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What is my landlord responsible to fix?

AlpineAlpine Registered User regular
edited August 2008 in Help / Advice Forum
Me and four of my friends are leasing a house while we're at school this year in London, Ontario. It's a 5 bedroom older home, and there's some parts of the house that we noticed are in considerable states of disrepair now that we've had time to inspect it without any tenants in it. Now, obviously I wish I had inspected it more closely before we signed the lease, but as we saw it it was the best available rental that we had seen after a long period of searching.

A list of things that are in need of fixing up:

- working smoke detectors on all floors
- damp throughout entire house (there has been a ton of rain lately)
- water damage on ceiling in bedroom above kitchen
- no spindles on stair banister (are there not safety bylaws against this in most towns?)
- large tree in backyard with broken limb still semi-attached to the tree
- one room in basement and area around furnace have an inch of flooding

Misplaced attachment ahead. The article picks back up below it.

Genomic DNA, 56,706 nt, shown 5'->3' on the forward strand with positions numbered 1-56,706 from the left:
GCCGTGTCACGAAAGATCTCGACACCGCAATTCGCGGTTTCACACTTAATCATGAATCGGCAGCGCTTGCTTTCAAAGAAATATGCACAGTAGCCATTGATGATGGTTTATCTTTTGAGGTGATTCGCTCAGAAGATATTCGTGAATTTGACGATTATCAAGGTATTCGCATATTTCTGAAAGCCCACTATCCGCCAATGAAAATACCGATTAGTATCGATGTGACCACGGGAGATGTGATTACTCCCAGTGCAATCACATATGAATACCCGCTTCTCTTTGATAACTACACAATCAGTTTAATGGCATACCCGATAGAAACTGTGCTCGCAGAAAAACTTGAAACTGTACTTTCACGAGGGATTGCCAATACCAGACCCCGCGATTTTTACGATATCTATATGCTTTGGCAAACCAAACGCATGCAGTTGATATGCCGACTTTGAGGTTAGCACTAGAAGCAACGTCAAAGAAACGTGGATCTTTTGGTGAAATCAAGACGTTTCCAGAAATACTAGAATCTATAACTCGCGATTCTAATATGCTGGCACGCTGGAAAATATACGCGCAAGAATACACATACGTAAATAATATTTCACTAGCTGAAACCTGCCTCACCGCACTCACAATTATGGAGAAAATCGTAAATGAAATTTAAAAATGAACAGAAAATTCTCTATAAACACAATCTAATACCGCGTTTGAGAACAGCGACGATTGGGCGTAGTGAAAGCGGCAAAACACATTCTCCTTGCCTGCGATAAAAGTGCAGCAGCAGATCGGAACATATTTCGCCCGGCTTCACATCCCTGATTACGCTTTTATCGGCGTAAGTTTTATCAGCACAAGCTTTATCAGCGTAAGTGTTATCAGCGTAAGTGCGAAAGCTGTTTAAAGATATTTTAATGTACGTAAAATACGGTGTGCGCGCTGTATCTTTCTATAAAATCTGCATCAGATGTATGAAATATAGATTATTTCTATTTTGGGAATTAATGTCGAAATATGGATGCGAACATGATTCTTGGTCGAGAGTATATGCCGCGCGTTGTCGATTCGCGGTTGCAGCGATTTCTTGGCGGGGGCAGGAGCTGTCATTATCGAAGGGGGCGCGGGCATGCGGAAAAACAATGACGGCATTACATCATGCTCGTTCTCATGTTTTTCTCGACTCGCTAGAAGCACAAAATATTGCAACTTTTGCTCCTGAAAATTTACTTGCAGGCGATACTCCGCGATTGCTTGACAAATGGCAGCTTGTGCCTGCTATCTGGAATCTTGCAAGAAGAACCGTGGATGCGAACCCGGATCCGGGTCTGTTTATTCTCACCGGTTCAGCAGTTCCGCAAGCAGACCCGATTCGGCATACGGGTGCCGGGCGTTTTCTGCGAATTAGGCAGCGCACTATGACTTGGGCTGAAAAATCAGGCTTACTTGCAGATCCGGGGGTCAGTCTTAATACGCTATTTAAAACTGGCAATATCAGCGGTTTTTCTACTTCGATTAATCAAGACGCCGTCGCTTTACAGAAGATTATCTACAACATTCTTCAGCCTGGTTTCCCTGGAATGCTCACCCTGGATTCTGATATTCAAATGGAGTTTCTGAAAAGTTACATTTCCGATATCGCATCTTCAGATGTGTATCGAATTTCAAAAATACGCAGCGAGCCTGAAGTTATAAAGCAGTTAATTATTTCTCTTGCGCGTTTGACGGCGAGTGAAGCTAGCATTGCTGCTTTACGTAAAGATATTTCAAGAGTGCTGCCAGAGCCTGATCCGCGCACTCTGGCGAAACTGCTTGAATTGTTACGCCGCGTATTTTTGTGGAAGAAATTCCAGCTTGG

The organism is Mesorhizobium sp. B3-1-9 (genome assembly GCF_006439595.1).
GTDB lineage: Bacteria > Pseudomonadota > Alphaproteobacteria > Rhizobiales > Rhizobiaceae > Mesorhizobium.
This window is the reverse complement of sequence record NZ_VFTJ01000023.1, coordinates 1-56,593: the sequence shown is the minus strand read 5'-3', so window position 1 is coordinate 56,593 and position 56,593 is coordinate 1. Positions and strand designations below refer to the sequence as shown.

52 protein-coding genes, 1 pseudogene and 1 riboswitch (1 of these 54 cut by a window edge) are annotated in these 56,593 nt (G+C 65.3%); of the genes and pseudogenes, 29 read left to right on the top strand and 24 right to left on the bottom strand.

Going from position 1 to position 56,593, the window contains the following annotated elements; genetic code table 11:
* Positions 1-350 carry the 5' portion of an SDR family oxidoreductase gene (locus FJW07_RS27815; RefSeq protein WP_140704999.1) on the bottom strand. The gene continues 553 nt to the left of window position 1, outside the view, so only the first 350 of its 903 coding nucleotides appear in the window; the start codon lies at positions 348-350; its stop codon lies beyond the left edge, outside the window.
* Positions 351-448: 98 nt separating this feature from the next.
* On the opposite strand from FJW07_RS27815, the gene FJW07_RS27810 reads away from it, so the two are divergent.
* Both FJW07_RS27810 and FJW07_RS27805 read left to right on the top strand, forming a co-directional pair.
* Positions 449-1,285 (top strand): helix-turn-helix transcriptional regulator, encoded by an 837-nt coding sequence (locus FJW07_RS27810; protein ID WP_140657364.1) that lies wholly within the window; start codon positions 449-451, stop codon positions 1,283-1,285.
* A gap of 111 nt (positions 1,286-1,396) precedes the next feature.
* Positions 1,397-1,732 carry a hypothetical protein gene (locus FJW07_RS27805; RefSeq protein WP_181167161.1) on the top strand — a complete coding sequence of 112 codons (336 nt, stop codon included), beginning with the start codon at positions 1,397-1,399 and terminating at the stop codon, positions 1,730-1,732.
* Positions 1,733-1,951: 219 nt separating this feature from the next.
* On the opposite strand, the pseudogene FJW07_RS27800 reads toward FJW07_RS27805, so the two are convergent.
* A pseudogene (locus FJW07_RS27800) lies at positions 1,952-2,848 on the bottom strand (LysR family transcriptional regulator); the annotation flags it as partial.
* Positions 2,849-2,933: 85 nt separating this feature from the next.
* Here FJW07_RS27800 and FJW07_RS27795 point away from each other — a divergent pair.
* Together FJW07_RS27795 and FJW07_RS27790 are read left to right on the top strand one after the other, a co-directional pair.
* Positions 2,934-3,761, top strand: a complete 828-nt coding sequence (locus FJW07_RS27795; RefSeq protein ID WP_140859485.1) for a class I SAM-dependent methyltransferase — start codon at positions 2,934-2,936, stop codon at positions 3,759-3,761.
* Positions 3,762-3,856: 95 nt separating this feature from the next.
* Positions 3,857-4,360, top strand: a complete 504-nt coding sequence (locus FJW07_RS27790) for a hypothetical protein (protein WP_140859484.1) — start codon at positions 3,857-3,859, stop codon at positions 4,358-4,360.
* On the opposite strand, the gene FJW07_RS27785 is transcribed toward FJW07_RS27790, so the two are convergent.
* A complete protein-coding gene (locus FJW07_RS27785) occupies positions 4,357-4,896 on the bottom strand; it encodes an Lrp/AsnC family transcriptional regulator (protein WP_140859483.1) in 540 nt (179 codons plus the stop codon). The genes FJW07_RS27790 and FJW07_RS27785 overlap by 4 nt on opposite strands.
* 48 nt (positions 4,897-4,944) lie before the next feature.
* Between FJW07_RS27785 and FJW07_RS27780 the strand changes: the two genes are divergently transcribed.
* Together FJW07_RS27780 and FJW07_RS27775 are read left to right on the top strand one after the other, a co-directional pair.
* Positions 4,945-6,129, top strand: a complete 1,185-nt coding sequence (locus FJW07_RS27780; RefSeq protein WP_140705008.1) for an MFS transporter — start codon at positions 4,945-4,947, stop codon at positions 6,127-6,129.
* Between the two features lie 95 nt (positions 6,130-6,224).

- mould on a basement wall
- eavestrough full of dirt and debris
- milk bottle door at back door missing outside door, only latch on inside
- hornets nest in front window and small bathroom window between bedrooms
- windows missing screens
- basement stairs are extremely steep and have no door protecting against falls

Now, pursuant to part III of the Ontario Residential Tenancies Act, sections 20.1,2,
Landlord’s responsibility to repair

20. (1) A landlord is responsible for providing and maintaining a residential complex, including the rental units in it, in a good state of repair and fit for habitation and for complying with health, safety, housing and maintenance standards. 2006, c. 17, s. 20 (1).


(2) Subsection (1) applies even if the tenant was aware of a state of non-repair or a contravention of a standard before entering into the tenancy agreement. 2006, c. 17, s. 20 (2).

I know that he can't pull a "You get what you signed up for" on me. What can I reasonably ask him to do for us? How should I ask him? I'm going to do it over e-mail so that I know that I'll have a paper trail to prove that I asked him to do these things.

He also, when we signed the lease in April, agreed to add a few stipulations to the lease. He said that he would install new countertops in the kitchen, and when I went to the house last weekend to start moving things in, I realized his idea of new countertops was laying down a new pattern of mactac vinyl. He also said he would install cupboard doors below the sink, which he has not done. He also said he would install new, working smoke detectors, which he has not appeared to have done. These three items were supposed to be done by the end of July, which both parties agreed upon.

What should I do so that we're not living in squalor for $27000 a year?

Alpine on


  • ArikadoArikado Southern CaliforniaRegistered User regular
    edited August 2008